Facebook shares hit record $24 low as growth slows


Facebook reported a drastic slowdown in revenue growth and offered no financial forecasts after its first earnings report, sending its shares to a record low.

Facebook reported revenue increased 32 per cent in the second quarter to $1.18 billion, a hair above the average analyst forecast of $1.15 billion according to Thomson Reuters I/B/E/S.

Executives from the social network pointed to early signs of success in new advertising services, but the lack of a detailed financial outlook went over poorly with investors hoping for evidence that the company could soon reverse the continuing slowdown in its business.

Shares of Facebook have shed a third of their value since their haphazard May debut at $38. They are now broke below $24.

"The question is, do you get a re-acceleration in the business at some point?" said Oppenheimer & Co analyst Jason Helfstein. "Because they didn't give you guidance, you're going to have to wait to find out what happens."

Shares of Facebook, which have shed a third of their value since their haphazard May debut at $38, broke below $24 in frenzied after-hours trading. The social networking pioneer was the first American company to debut with a market value of more than $100 billion.

Mark Zuckerberg, the 28-year-old chief executive who created Facebook in his Harvard dorm room, said the company was seeing encouraging results from newly introduced advertising services and that Facebook now has a "clear path" to building a strong mobile business.

"Mobile is a huge opportunity for Facebook," said Zuckerberg, noting that the company was investing "very heavily" in improving its mobile apps.

The company, which competes with established web companies such as Google and Yahoo, said its capital expenditures more than tripled to $413 million in the second quarter.

Facebook's finance chief also said operating expenses in the second half of the year would increase significantly compared with the rate in year-ago period.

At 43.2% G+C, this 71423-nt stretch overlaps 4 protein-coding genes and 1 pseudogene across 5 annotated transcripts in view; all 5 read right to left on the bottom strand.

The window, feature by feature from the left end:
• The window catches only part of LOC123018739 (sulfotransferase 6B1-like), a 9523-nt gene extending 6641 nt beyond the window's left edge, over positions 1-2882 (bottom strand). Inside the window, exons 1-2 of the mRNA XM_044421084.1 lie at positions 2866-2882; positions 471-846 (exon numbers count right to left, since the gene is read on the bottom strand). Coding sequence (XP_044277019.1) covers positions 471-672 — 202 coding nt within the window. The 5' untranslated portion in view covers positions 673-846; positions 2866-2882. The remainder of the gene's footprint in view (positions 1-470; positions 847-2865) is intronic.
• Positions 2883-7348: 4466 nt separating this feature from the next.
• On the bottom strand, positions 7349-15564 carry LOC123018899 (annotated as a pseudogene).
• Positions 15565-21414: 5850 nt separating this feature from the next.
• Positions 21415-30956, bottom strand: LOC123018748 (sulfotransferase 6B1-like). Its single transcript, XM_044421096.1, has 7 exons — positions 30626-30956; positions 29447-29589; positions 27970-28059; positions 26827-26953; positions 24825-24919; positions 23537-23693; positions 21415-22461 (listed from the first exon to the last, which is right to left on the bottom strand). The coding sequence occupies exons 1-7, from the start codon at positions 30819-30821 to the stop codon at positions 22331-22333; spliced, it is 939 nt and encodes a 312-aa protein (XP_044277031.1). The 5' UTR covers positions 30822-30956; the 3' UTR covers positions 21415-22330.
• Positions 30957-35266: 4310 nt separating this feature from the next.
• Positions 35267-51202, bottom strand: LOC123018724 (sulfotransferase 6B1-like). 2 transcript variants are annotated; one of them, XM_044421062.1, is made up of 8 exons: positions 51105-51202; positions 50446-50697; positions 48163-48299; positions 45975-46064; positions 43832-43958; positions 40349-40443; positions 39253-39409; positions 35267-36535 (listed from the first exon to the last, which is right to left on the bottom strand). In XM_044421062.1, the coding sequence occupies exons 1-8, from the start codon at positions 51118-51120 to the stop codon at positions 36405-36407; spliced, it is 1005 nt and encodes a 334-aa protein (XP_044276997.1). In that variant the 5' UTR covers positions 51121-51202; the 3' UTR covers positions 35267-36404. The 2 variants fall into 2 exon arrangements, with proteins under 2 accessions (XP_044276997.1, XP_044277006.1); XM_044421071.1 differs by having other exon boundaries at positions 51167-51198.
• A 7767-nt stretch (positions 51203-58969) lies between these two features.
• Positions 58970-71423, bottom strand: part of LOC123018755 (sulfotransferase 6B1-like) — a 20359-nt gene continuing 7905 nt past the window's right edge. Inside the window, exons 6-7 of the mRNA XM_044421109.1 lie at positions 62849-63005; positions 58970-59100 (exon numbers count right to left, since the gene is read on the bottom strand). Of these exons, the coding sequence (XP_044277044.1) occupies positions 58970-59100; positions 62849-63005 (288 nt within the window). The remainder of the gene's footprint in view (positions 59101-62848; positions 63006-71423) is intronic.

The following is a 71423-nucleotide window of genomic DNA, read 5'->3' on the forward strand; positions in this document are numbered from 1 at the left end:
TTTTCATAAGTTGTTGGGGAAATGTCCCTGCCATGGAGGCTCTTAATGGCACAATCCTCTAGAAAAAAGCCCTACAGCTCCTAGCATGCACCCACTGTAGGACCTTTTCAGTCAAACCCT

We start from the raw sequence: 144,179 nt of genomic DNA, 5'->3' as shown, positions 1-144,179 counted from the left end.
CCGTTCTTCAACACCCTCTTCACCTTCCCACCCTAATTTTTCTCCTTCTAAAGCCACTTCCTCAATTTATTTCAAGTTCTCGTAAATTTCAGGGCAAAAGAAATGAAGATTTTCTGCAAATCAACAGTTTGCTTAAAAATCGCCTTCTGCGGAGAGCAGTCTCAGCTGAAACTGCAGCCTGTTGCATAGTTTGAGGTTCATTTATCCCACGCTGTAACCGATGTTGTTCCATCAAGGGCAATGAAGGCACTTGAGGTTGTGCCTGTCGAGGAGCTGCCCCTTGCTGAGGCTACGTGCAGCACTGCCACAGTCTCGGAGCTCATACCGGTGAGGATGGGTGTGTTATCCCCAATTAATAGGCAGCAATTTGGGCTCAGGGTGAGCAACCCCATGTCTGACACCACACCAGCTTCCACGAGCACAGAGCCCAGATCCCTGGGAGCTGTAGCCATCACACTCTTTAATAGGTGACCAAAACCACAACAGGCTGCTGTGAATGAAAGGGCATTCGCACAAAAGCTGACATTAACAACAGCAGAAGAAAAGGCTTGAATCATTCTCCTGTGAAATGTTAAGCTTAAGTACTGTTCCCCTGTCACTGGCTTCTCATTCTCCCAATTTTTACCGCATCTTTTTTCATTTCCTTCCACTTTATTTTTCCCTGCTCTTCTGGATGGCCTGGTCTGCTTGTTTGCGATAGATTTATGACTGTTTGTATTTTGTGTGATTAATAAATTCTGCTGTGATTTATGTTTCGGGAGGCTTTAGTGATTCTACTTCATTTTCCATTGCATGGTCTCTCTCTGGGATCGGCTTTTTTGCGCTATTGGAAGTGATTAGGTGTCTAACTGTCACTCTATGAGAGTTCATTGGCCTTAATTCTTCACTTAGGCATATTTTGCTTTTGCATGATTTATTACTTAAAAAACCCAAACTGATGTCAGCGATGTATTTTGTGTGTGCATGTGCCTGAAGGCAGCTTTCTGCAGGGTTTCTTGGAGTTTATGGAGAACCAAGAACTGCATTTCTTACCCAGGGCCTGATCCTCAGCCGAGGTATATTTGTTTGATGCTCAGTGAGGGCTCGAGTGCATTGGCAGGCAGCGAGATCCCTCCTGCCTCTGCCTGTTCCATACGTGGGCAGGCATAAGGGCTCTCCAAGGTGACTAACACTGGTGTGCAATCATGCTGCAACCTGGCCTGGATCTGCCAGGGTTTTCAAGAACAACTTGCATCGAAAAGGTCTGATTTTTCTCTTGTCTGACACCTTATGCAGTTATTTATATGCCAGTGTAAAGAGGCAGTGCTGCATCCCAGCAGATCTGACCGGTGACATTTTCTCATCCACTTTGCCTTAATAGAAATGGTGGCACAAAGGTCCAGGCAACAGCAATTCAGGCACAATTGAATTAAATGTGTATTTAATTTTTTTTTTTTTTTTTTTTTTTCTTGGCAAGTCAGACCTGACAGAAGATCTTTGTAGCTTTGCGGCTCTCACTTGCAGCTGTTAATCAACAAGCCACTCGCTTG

"At this early stage of our growth, investment is a top priority as opposed to managing for a target margin," said CFO David Ebersman.

Facebook posted a net loss of $157 million, or 8 cents a share, in the second quarter after taking hefty stock compensation charges related to its IPO. That compared to net income of $240 million, or 11 cents, in the year-ago quarter.

Excluding the charges, Facebook said it earned 12 cents a share, in line with Wall Street's forecast.


Facebook has raced through eight years of break-neck growth that was to have culminated with its May initial public offering.

Instead, its share price has headed south as investors questioned its valuation of more than 50 times earnings and its longer-term ability to sustain growth as users migrate to mobile devices.

Monthly active users grew to 955 million at the end of the second quarter, up from 901 million at the end of March. Mobile monthly active users surged 67 per cent year-on-year to 543 million users, adding further pressure on Facebook's business, which only recently began to offer limited forms of mobile advertising.

Facebook's Ebersman noted that advertising "impressions" lagged user growth during the second quarter but that new social ads, which appear directly in Facebook users' "newsfeeds", were driving up ad rates.

The average price of a Facebook ad increased 9 per cent during the quarter, Ebersman said, driven primarily by the United States where rates jumped 20 percent with the company's newly released social ads.

"It's a positive, but it's still early," said Ken Sena, an analyst with Evercore Partners, about the performance of Facebook's new ads.

"We won't likely be seeing much material impact any time soon," he said.

The stock price is also likely to come under further pressure, Sena warned, from the imminent expiry of a stock lockup imposed on many Facebook employees after the IPO. That could bring a flood of new shares to the market.